The UK’s second-largest contractor Carillion has revealed pretax losses of £1.15bn ($1.5bn) in the first half of 2017, and has made a £200m writedown in the value of contracts entered into by its support services division.
The company’s share price, which had been boosted by rumours that a Middle Eastern firm was considering a takeover, fell 10% on the news, although it quickly recovered 5% of that loss.
Carillion published its results for the six months to 30 June this morning after a delay while it tried to deal with the aftermath of a profit warning in July.Â
"Nobody is in any doubt of the challenge that lies ahead," said interim chief executive Keith Cochrane.
He added that the strategic review of the business launched in July had enabled management to get "a firm handle" on the group’s problems.
Carillion will focus immediately on a disposal programme and cost cutting. Likely disposals include the company’s Canadian business and its UK healthcare operations.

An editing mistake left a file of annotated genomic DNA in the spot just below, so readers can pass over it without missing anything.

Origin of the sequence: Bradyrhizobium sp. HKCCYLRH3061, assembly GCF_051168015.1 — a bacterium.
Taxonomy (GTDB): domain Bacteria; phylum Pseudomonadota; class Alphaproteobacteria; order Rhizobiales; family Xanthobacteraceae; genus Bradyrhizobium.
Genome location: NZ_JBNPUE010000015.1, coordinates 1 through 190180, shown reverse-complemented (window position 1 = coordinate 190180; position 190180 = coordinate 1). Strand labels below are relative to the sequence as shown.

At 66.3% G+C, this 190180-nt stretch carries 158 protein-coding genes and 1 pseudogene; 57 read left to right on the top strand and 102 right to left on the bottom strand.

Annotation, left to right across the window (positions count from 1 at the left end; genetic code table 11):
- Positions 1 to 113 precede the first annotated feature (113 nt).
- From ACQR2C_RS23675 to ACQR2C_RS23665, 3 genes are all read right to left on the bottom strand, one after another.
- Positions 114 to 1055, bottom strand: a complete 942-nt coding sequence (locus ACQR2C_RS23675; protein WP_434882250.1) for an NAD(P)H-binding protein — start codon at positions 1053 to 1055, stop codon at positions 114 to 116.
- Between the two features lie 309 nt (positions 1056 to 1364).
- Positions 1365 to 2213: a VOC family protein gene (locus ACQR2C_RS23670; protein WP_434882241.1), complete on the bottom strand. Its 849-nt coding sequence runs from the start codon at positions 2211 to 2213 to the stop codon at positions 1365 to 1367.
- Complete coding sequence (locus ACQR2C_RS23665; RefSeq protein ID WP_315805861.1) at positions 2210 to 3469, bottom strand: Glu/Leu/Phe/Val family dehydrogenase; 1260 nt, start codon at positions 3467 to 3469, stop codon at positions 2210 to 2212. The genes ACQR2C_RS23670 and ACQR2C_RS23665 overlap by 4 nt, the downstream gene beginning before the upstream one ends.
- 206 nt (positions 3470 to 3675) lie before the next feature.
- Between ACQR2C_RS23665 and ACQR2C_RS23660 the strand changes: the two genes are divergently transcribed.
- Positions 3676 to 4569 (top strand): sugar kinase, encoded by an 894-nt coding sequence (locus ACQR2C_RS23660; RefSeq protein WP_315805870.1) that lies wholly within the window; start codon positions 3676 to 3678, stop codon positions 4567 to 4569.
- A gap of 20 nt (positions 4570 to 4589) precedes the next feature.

The review blamed unprofitable contracts, a lack of transparency and accountability, and a lack of professionalisation.
Carillion’s turnover was flat at £2.5bn, and revenue for the full year is expected to be between £4.6bn and £4.8bn, about £200m below the previously expected range.
The net debt incurred during 2017 is expected to be between £825m and £850m, including further restructuring costs of between £75m and £100m in the second half.
Carillion has also agreed another £140m of funding from its banks to provide working capital while it restructures.
Image: The company is implementing a strategic recovery plan (Carillion)